The test of any wealth transfer program is how long it survives contact with reality. The Apple founder’s influence is fading fast now. It’s a cautionary tale.
Steve Jobs has been dead since 2011 but we still talk about him. He changed Silicon Valley, the market and the world.
That’s a tribute to his role in history. The rest was just deciding where the money goes, whether his heirs are comfortable and how to best protect the legacies he left behind.
On the whole, he did as well as we’d expect from a genius obsessed with detail and outside-the-box thinking.
Unfortunately, his vision has faded into the background over the decade. Bigger fortunes have crowded the Jobs estate into relative obscurity and the people who replaced him have generated vast wealth on their own.
It’s not that Jobs built his legacy badly. It’s just that the world, being alive, kept moving forward faster than his dead hand could keep up.
Diversification and other details
When Jobs died, he left his wife and kids substantial stakes in what was then the most dynamic company on the planet (Apple) and also a lot of Disney.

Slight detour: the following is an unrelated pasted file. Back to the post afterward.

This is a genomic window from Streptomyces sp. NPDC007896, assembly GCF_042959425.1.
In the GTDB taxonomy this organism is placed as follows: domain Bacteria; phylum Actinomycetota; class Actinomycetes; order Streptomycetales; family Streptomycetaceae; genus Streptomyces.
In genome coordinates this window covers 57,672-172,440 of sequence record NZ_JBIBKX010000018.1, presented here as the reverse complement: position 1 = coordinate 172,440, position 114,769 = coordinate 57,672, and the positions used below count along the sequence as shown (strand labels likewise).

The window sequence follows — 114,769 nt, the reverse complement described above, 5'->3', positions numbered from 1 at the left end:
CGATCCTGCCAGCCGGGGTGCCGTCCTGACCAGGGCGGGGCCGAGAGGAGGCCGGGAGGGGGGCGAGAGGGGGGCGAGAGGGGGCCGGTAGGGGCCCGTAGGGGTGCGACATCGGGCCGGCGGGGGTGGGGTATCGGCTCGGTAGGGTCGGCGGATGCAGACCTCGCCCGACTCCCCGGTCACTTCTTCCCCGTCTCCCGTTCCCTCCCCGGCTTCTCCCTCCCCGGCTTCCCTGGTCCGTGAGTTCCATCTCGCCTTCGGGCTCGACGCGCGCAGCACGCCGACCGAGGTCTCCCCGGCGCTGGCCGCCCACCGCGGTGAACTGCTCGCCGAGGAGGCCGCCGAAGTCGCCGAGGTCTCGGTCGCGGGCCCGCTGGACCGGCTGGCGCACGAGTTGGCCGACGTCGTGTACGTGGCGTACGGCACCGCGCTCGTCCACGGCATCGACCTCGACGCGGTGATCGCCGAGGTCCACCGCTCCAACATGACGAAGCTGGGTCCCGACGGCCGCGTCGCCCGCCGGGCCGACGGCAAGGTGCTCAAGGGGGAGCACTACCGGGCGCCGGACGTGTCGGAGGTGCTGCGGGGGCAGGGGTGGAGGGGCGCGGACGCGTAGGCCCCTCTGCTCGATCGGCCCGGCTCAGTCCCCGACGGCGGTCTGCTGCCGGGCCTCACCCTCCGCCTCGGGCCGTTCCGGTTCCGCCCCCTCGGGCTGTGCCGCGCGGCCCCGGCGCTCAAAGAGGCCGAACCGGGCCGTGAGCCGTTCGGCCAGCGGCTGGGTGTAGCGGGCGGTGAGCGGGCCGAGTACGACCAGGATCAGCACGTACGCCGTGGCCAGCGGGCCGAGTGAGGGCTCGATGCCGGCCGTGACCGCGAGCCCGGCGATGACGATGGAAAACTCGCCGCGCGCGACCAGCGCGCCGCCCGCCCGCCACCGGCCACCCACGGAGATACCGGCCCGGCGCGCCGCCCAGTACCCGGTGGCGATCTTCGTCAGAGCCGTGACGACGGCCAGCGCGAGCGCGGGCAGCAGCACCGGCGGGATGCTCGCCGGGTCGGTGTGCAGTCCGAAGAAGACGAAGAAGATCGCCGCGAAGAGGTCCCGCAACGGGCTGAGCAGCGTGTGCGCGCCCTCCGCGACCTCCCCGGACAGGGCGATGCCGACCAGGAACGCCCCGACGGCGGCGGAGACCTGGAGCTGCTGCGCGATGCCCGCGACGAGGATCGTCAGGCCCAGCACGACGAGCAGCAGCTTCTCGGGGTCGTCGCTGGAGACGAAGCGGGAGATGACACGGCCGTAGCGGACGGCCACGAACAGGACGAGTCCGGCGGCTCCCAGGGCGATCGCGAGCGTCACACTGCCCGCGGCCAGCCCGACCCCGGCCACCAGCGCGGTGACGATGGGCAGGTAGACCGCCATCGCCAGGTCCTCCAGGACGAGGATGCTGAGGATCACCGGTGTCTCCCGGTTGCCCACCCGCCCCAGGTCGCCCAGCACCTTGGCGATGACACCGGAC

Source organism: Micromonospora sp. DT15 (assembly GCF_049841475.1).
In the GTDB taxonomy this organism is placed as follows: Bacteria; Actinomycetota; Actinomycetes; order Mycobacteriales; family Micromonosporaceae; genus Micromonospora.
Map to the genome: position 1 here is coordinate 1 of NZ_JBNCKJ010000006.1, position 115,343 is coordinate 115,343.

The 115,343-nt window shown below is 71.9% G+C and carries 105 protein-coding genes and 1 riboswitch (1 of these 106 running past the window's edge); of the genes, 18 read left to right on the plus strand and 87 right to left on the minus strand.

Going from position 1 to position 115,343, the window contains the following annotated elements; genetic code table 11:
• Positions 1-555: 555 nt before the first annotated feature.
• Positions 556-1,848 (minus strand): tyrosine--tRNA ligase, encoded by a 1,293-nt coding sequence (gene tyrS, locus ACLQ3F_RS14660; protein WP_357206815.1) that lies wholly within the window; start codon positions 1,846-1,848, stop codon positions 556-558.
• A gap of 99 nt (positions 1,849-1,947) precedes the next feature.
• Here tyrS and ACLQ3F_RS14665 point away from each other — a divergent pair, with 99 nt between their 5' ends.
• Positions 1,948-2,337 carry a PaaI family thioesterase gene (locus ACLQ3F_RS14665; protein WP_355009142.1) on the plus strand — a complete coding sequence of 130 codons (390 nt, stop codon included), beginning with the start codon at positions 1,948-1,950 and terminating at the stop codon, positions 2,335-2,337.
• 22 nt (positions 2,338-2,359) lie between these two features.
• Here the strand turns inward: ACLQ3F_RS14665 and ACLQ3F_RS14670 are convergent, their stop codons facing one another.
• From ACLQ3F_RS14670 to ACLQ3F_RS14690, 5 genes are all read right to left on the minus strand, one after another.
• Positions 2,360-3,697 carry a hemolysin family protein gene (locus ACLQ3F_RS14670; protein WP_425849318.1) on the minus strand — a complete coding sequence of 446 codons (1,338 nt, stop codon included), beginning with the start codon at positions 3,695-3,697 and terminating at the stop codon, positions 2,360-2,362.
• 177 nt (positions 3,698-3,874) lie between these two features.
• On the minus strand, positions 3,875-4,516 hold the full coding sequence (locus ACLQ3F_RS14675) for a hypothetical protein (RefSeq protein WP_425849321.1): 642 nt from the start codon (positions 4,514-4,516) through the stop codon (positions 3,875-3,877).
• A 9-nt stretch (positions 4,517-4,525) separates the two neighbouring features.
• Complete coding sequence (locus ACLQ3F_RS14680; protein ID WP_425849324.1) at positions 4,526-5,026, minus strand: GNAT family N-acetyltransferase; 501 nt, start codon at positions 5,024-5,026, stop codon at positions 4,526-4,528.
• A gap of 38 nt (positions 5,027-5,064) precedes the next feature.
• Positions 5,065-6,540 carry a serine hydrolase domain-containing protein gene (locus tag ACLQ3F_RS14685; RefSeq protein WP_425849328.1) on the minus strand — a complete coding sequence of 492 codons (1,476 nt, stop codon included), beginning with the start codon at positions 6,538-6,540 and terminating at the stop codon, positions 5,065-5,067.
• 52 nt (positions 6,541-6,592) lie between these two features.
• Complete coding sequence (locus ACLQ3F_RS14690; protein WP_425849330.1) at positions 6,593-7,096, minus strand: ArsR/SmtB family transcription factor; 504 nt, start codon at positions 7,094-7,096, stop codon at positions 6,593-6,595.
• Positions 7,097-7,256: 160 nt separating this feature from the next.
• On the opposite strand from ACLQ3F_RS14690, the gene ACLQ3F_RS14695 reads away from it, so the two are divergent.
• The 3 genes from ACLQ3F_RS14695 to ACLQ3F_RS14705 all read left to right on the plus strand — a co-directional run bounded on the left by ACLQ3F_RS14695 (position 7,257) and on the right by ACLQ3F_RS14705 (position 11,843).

Apple remains a Wall Street juggernaut, delivering a round 500% return in Jobs’ wake.
Disney, however, which Jobs was brought into when Pixar got acquired, has come a long way toward catching up. It’s only tripled in the last decade, largely due to massive acquisitions and now streaming content.
Passing on roughly $10 billion in the form of Apple and Disney stock was one of the best ways Jobs could have structured his bequests, at least at first.
Since he held the shares in a family trust, the estate didn’t need to sell any of it to pay the inheritance tax. Instead all that wealth passed on without the IRS taking a cut.
That fit his stubborn refusal to diversify away from the companies he helped build. Other than surrendering his Apple stake when he left the first time, he never sold a share.